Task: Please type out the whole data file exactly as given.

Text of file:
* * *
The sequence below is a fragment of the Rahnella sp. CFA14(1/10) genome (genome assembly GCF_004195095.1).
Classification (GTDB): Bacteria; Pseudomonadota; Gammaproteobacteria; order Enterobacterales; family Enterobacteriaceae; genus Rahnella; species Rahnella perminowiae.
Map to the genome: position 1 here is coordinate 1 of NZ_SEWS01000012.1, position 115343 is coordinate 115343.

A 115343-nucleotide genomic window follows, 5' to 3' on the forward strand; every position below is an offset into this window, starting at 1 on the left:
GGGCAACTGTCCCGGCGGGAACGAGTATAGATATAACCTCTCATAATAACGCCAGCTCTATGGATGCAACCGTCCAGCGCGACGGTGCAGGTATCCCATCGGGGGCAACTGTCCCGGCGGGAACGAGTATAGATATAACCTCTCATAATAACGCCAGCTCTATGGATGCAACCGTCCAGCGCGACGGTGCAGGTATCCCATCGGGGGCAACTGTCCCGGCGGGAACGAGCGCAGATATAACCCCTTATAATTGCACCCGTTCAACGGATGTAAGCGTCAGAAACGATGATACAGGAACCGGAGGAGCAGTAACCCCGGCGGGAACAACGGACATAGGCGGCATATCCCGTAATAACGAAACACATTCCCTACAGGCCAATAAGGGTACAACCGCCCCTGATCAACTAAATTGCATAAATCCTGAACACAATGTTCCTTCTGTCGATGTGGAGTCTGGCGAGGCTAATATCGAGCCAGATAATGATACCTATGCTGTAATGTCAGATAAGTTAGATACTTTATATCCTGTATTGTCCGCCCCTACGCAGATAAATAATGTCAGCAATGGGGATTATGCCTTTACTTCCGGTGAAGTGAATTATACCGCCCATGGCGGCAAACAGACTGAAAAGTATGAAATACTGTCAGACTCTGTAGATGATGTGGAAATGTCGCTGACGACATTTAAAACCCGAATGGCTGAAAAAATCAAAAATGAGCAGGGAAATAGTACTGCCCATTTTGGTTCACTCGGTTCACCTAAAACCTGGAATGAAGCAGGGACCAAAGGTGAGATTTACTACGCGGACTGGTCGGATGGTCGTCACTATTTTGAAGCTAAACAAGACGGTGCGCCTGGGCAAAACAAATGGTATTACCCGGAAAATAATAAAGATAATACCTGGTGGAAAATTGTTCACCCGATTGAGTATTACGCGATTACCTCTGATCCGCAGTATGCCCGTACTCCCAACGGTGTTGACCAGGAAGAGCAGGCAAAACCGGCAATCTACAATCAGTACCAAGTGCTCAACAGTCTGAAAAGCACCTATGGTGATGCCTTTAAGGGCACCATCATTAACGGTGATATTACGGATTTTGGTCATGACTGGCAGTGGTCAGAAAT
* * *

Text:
The sequence below is a fragment of the Rahnella sp. CFA14(1/10) genome (genome assembly GCF_004195095.1).
Classification (GTDB): Bacteria; Pseudomonadota; Gammaproteobacteria; order Enterobacterales; family Enterobacteriaceae; genus Rahnella; species Rahnella perminowiae.
Map to the genome: position 1 here is coordinate 1 of NZ_SEWS01000012.1, position 115343 is coordinate 115343.

A 115343-nucleotide genomic window follows, 5' to 3' on the forward strand; every position below is an offset into this window, starting at 1 on the left:
GGGCAACTGTCCCGGCGGGAACGAGTATAGATATAACCTCTCATAATAACGCCAGCTCTATGGATGCAACCGTCCAGCGCGACGGTGCAGGTATCCCATCGGGGGCAACTGTCCCGGCGGGAACGAGTATAGATATAACCTCTCATAATAACGCCAGCTCTATGGATGCAACCGTCCAGCGCGACGGTGCAGGTATCCCATCGGGGGCAACTGTCCCGGCGGGAACGAGCGCAGATATAACCCCTTATAATTGCACCCGTTCAACGGATGTAAGCGTCAGAAACGATGATACAGGAACCGGAGGAGCAGTAACCCCGGCGGGAACAACGGACATAGGCGGCATATCCCGTAATAACGAAACACATTCCCTACAGGCCAATAAGGGTACAACCGCCCCTGATCAACTAAATTGCATAAATCCTGAACACAATGTTCCTTCTGTCGATGTGGAGTCTGGCGAGGCTAATATCGAGCCAGATAATGATACCTATGCTGTAATGTCAGATAAGTTAGATACTTTATATCCTGTATTGTCCGCCCCTACGCAGATAAATAATGTCAGCAATGGGGATTATGCCTTTACTTCCGGTGAAGTGAATTATACCGCCCATGGCGGCAAACAGACTGAAAAGTATGAAATACTGTCAGACTCTGTAGATGATGTGGAAATGTCGCTGACGACATTTAAAACCCGAATGGCTGAAAAAATCAAAAATGAGCAGGGAAATAGTACTGCCCATTTTGGTTCACTCGGTTCACCTAAAACCTGGAATGAAGCAGGGACCAAAGGTGAGATTTACTACGCGGACTGGTCGGATGGTCGTCACTATTTTGAAGCTAAACAAGACGGTGCGCCTGGGCAAAACAAATGGTATTACCCGGAAAATAATAAAGATAATACCTGGTGGAAAATTGTTCACCCGATTGAGTATTACGCGATTACCTCTGATCCGCAGTATGCCCGTACTCCCAACGGTGTTGACCAGGAAGAGCAGGCAAAACCGGCAATCTACAATCAGTACCAAGTGCTCAACAGTCTGAAAAGCACCTATGGTGATGCCTTTAAGGGCACCATCATTAACGGTGATATTACGGATTTTGGTCATGACTGGCAGTGGTCAGAAAT